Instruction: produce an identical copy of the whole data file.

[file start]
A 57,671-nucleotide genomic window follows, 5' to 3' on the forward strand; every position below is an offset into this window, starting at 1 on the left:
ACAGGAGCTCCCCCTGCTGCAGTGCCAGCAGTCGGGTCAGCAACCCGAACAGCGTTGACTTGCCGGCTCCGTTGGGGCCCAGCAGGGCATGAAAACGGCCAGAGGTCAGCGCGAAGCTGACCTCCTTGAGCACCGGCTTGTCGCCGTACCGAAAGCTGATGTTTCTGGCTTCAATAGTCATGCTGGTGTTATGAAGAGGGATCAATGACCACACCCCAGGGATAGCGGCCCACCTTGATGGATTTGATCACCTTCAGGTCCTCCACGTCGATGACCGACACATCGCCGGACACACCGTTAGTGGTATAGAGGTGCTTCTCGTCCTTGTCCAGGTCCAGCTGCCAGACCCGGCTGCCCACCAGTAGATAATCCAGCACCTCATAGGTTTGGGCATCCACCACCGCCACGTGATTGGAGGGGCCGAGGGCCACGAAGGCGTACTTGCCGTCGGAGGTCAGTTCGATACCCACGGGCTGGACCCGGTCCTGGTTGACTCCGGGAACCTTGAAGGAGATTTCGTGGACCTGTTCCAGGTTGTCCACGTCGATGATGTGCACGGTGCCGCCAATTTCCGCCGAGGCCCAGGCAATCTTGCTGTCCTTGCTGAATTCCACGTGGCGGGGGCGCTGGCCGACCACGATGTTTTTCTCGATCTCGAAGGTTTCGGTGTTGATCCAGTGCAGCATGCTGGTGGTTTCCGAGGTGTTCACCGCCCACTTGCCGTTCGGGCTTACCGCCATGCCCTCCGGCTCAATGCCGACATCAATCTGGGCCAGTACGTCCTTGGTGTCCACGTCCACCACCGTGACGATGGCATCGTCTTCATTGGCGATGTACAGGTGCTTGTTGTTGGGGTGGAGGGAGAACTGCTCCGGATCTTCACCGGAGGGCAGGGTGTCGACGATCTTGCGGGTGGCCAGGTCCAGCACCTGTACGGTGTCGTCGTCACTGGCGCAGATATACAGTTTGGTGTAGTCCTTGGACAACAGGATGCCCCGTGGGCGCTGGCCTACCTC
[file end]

A 57,671-nucleotide genomic window follows, 5' to 3' on the forward strand; every position below is an offset into this window, starting at 1 on the left:
ACAGGAGCTCCCCCTGCTGCAGTGCCAGCAGTCGGGTCAGCAACCCGAACAGCGTTGACTTGCCGGCTCCGTTGGGGCCCAGCAGGGCATGAAAACGGCCAGAGGTCAGCGCGAAGCTGACCTCCTTGAGCACCGGCTTGTCGCCGTACCGAAAGCTGATGTTTCTGGCTTCAATAGTCATGCTGGTGTTATGAAGAGGGATCAATGACCACACCCCAGGGATAGCGGCCCACCTTGATGGATTTGATCACCTTCAGGTCCTCCACGTCGATGACCGACACATCGCCGGACACACCGTTAGTGGTATAGAGGTGCTTCTCGTCCTTGTCCAGGTCCAGCTGCCAGACCCGGCTGCCCACCAGTAGATAATCCAGCACCTCATAGGTTTGGGCATCCACCACCGCCACGTGATTGGAGGGGCCGAGGGCCACGAAGGCGTACTTGCCGTCGGAGGTCAGTTCGATACCCACGGGCTGGACCCGGTCCTGGTTGACTCCGGGAACCTTGAAGGAGATTTCGTGGACCTGTTCCAGGTTGTCCACGTCGATGATGTGCACGGTGCCGCCAATTTCCGCCGAGGCCCAGGCAATCTTGCTGTCCTTGCTGAATTCCACGTGGCGGGGGCGCTGGCCGACCACGATGTTTTTCTCGATCTCGAAGGTTTCGGTGTTGATCCAGTGCAGCATGCTGGTGGTTTCCGAGGTGTTCACCGCCCACTTGCCGTTCGGGCTTACCGCCATGCCCTCCGGCTCAATGCCGACATCAATCTGGGCCAGTACGTCCTTGGTGTCCACGTCCACCACCGTGACGATGGCATCGTCTTCATTGGCGATGTACAGGTGCTTGTTGTTGGGGTGGAGGGAGAACTGCTCCGGATCTTCACCGGAGGGCAGGGTGTCGACGATCTTGCGGGTGGCCAGGTCCAGCACCTGTACGGTGTCGTCGTCACTGGCGCAGATATACAGTTTGGTGTAGTCCTTGGACAACAGGATGCCCCGTGGGCGCTGGCCTACCTC